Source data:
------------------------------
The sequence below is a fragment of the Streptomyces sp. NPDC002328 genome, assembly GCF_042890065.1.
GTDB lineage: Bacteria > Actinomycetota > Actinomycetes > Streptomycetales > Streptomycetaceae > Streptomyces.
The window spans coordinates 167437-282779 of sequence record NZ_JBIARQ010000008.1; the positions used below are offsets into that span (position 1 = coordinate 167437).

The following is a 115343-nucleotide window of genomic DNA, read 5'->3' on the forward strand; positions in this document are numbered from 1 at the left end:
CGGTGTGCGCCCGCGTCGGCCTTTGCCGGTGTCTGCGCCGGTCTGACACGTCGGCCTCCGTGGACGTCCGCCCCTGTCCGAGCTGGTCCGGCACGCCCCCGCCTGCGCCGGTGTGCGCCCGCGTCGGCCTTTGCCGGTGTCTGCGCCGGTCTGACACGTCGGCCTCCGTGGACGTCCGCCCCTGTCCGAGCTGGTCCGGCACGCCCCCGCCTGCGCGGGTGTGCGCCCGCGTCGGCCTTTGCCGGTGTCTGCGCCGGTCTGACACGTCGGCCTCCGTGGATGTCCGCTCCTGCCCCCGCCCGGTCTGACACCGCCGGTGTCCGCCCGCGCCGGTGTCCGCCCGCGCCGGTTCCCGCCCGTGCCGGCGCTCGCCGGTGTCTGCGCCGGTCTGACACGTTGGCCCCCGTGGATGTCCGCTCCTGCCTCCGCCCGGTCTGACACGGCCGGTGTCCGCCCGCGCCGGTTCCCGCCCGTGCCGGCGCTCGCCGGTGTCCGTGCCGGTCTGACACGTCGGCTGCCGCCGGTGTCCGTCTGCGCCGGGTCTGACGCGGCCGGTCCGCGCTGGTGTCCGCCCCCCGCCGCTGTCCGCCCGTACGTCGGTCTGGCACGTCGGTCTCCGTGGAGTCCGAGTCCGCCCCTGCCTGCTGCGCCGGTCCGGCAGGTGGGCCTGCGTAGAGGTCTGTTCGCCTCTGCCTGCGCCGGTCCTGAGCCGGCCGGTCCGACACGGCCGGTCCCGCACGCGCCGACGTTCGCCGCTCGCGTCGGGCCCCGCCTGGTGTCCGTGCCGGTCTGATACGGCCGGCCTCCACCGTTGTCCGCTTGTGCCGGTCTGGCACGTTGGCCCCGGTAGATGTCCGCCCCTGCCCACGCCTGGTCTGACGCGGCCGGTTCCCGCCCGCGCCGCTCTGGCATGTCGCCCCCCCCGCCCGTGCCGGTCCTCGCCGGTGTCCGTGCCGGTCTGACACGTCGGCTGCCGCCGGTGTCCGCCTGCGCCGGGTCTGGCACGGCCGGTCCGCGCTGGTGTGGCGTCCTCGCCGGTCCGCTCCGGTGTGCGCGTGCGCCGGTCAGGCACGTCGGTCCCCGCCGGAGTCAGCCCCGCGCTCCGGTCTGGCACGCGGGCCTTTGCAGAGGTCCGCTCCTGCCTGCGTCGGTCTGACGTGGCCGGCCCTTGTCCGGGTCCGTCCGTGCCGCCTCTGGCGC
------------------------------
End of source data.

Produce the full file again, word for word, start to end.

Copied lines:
The sequence below is a fragment of the Streptomyces sp. NPDC002328 genome, assembly GCF_042890065.1.
GTDB lineage: Bacteria > Actinomycetota > Actinomycetes > Streptomycetales > Streptomycetaceae > Streptomyces.
The window spans coordinates 167437-282779 of sequence record NZ_JBIARQ010000008.1; the positions used below are offsets into that span (position 1 = coordinate 167437).

The following is a 115343-nucleotide window of genomic DNA, read 5'->3' on the forward strand; positions in this document are numbered from 1 at the left end:
CGGTGTGCGCCCGCGTCGGCCTTTGCCGGTGTCTGCGCCGGTCTGACACGTCGGCCTCCGTGGACGTCCGCCCCTGTCCGAGCTGGTCCGGCACGCCCCCGCCTGCGCCGGTGTGCGCCCGCGTCGGCCTTTGCCGGTGTCTGCGCCGGTCTGACACGTCGGCCTCCGTGGACGTCCGCCCCTGTCCGAGCTGGTCCGGCACGCCCCCGCCTGCGCGGGTGTGCGCCCGCGTCGGCCTTTGCCGGTGTCTGCGCCGGTCTGACACGTCGGCCTCCGTGGATGTCCGCTCCTGCCCCCGCCCGGTCTGACACCGCCGGTGTCCGCCCGCGCCGGTGTCCGCCCGCGCCGGTTCCCGCCCGTGCCGGCGCTCGCCGGTGTCTGCGCCGGTCTGACACGTTGGCCCCCGTGGATGTCCGCTCCTGCCTCCGCCCGGTCTGACACGGCCGGTGTCCGCCCGCGCCGGTTCCCGCCCGTGCCGGCGCTCGCCGGTGTCCGTGCCGGTCTGACACGTCGGCTGCCGCCGGTGTCCGTCTGCGCCGGGTCTGACGCGGCCGGTCCGCGCTGGTGTCCGCCCCCCGCCGCTGTCCGCCCGTACGTCGGTCTGGCACGTCGGTCTCCGTGGAGTCCGAGTCCGCCCCTGCCTGCTGCGCCGGTCCGGCAGGTGGGCCTGCGTAGAGGTCTGTTCGCCTCTGCCTGCGCCGGTCCTGAGCCGGCCGGTCCGACACGGCCGGTCCCGCACGCGCCGACGTTCGCCGCTCGCGTCGGGCCCCGCCTGGTGTCCGTGCCGGTCTGATACGGCCGGCCTCCACCGTTGTCCGCTTGTGCCGGTCTGGCACGTTGGCCCCGGTAGATGTCCGCCCCTGCCCACGCCTGGTCTGACGCGGCCGGTTCCCGCCCGCGCCGCTCTGGCATGTCGCCCCCCCCGCCCGTGCCGGTCCTCGCCGGTGTCCGTGCCGGTCTGACACGTCGGCTGCCGCCGGTGTCCGCCTGCGCCGGGTCTGGCACGGCCGGTCCGCGCTGGTGTGGCGTCCTCGCCGGTCCGCTCCGGTGTGCGCGTGCGCCGGTCAGGCACGTCGGTCCCCGCCGGAGTCAGCCCCGCGCTCCGGTCTGGCACGCGGGCCTTTGCAGAGGTCCGCTCCTGCCTGCGTCGGTCTGACGTGGCCGGCCCTTGTCCGGGTCCGTCCGTGCCGCCTCTGGCGC